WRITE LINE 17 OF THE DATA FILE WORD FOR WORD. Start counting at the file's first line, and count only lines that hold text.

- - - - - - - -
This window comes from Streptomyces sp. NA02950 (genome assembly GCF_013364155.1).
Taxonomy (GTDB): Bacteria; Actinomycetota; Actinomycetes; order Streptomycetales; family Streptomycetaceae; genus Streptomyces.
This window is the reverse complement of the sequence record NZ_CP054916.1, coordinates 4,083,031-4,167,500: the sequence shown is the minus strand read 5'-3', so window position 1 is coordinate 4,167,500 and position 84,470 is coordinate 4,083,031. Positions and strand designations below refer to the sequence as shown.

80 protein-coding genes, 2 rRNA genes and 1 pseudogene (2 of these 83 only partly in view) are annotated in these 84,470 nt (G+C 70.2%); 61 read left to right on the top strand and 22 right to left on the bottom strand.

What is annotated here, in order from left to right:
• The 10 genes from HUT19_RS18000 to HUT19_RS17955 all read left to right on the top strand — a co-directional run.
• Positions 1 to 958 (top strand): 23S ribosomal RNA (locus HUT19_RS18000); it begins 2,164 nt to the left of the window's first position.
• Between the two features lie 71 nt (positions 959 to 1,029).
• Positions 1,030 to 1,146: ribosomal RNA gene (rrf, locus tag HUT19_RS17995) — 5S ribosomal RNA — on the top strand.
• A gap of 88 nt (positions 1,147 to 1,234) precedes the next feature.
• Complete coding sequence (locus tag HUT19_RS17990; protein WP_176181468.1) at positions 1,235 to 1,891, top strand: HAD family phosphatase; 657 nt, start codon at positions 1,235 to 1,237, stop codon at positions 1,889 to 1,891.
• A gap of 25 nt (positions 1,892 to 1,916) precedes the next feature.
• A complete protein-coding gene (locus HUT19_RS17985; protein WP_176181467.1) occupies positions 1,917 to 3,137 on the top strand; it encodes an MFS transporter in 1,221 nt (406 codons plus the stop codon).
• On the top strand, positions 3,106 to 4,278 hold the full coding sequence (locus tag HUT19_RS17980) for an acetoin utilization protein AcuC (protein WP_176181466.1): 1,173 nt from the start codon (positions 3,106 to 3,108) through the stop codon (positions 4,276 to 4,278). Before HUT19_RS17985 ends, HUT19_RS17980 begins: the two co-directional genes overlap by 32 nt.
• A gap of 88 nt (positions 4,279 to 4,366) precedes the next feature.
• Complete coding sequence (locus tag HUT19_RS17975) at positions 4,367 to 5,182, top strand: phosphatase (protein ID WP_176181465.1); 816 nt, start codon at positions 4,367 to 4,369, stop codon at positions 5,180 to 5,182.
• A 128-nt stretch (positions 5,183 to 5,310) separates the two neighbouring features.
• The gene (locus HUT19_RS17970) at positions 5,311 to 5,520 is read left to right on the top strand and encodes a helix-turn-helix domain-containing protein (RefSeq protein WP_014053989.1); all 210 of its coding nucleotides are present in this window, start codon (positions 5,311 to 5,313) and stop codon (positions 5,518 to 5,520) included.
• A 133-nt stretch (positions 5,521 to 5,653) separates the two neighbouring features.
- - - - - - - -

• A 128-nt stretch (positions 5,183 to 5,310) separates the two neighbouring features.